Live - they were amazing. They played selections from Twilight and a bunch of new songs. Sadly, they were dropped from their label, but - they did eventually record the new songs and released the album themselves. This is the record "Get There". 

You can hear it here:  Get There by Bôa (Xbox Music)

Considering the relative youth of the band members, this is a very mature record. Highlights include Courage, Daylight, America & (especially) Passport.  

Sadly - this was to be their last record. Luckily, both Steve & Jasmine have started solo careers and their work is excellent.  Check out their work on Amazon/iTunes/Xbox Music.

So - give this a spin, and let me know what you think.

P.S.  Don't laugh - but here's a photograph of me at the show.  That's me in the center.

From left to right:  Lee Sullivan, Jasmine Rodgers, me, Steve Rodgers, Alex Caird.  This was taken around 2000 or so. 


Friday, April 11, 2014

Flashback Friday: Lost Sirens by New Order

In 2003 New Order started recording what would turn out to be their final album: Waiting For The Siren's Call.  It took over a year to record and at least £700,000 in production costs.

During these torturous recording sessions, they started recording new material during off moments.  They completed 7 songs, which they were going to hold for the next record.  However - long simmering tensions built up and the band split apart in 2007.

It took 9 years, but the 7 new tracks plus a remix of one of the original songs were released as the album Lost Sirens in 2013.

You can hear it here: Lost Sirens by New Order (Xbox Music)

This album is well worth the wait.  While many of the tracks on Waiting For The Siren's Call seem overly fussed over, the relative spontaneity of these tracks make them seem fresh and memorable.  Plus - the stripped down remix of "I Told You So" brings the song out from underneath the gloss of the original mix, and fits in nicely with the other tracks.

In the meantime, New Order have reformed without "lead bass" player/founding member Peter Hook and are touring the US this summer.  Peter is also touring - with his son - playing New Order and Joy Division classics.

Give Lost Sirens a spin, and let me know what you think in the comments below.

Also - if you want to compare/contrast, the parent album is also available on Xbox Music.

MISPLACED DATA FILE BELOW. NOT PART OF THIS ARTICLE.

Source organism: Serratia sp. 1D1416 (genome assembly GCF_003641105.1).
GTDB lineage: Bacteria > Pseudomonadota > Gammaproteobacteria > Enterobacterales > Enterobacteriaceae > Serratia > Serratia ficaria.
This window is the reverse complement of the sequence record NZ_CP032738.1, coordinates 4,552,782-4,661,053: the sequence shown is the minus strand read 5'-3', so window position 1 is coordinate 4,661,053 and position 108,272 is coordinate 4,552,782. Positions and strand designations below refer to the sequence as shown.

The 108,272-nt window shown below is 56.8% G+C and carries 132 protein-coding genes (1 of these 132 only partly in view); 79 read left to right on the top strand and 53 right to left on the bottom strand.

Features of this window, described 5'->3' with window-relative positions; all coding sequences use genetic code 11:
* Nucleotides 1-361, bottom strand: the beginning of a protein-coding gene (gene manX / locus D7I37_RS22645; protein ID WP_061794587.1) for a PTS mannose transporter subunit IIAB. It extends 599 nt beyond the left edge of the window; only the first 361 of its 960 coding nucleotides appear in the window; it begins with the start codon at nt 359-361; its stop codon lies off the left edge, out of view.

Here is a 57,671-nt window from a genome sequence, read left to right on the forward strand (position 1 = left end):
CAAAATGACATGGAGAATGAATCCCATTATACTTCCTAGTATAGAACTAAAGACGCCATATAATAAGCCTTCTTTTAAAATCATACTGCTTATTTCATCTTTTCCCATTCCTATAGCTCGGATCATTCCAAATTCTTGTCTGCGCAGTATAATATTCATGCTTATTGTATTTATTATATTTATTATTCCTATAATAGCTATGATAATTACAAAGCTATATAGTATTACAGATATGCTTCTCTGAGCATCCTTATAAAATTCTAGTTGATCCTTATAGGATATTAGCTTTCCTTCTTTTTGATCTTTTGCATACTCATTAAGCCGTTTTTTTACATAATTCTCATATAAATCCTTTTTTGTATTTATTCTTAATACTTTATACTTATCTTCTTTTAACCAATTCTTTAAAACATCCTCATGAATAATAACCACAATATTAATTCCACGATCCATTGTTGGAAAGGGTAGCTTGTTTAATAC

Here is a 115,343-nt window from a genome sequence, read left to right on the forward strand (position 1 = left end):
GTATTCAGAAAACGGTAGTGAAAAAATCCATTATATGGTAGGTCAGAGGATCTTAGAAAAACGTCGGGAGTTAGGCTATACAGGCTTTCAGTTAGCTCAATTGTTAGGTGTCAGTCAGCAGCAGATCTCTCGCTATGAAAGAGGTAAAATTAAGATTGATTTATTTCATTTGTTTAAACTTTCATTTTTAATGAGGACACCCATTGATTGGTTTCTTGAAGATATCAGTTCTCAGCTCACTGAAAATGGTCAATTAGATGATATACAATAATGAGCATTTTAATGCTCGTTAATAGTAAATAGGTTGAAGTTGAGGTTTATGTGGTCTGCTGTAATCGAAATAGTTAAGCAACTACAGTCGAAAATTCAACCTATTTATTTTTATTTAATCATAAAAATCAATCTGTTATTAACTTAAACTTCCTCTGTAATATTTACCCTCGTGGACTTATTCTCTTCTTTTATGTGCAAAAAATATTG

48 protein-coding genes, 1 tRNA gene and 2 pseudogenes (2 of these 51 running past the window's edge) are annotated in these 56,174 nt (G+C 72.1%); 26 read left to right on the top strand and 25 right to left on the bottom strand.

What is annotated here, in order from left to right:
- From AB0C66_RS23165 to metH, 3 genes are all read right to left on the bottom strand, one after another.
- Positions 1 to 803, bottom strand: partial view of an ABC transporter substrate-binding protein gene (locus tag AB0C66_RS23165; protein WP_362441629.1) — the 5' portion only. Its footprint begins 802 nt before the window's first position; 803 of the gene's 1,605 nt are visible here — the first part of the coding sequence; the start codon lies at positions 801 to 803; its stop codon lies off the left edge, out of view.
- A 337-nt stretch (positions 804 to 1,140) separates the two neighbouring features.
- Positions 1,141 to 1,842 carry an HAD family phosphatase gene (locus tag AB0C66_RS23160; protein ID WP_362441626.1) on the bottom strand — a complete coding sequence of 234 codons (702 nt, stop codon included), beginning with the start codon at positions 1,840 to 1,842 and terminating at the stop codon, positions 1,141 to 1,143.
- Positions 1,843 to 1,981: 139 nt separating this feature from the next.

You can hear it here:  Waiting For The Siren's Call by New Order (Xbox Music)


Friday, March 21, 2014

Flashback Friday: The Dreaming by Kate Bush

In 1974 or so, Kate Bush, a shy, retiring 16 year old schoolgirl, managed to get a demo tape to David Gilmour of Pink Floyd. He was stunned that there were over 50 songs of exceptionally high quality on her demo. Paying for a proper studio recording of three of the songs out of his own pocket, he got her signed to EMI records.

A few years later, after she turned 19, she entered the studio to record her first album. She had spent the intervening years studying movement and dance, while continuing to write and perform idiosyncratic songs. At this point, she had over 200 compositions to choose from. Her debut album, “The Kick Inside”, featuring the single “Wuthering Heights” was released to general acclaim and success, but a large part of her career – mostly record production – was out of her control.

In 1982, after a couple of modestly successful follow-up albums, she finally gained control of the producer’s chair and released an album that was her vision from start to finish: The Dreaming.

You can hear it here: The Dreaming by Kate Bush (Xbox Music)

Fair warning: This is a “difficult” album, but you can get your head around it if you spin it a few times. Kate had become intrigued with the compositional possibilities of the Fairlight CMI sampler and built most of the album around it. Also – she had moved beyond the singer/songwriter style of the time and was exploring more dramatic cinematic storytelling with her songs. Topics on this album include failed bank robbery attempts, driving in the Australian outback, the life of Harry Houdini, and the paranoia of the suburban homeowner, among other things. She also was experimenting with alternative vocalizations – shrieks, groans, backward vocals – all processed through the Fairlight. This can be off-putting to the first time listener, but patience is rewarding, since there’s nothing quite like it in modern music. The album is roughly divided into two movements, split right where the vinyl album break would be.

After this record, Kate moved back to a more general pop direction, and released Hounds of Love, which became the biggest selling record of her career. However, Hounds of Love’s cinematic sweep would not have been possible without The Dreaming, which most people still haven’t heard, due to its reputation. So – give it a spin and see what you think.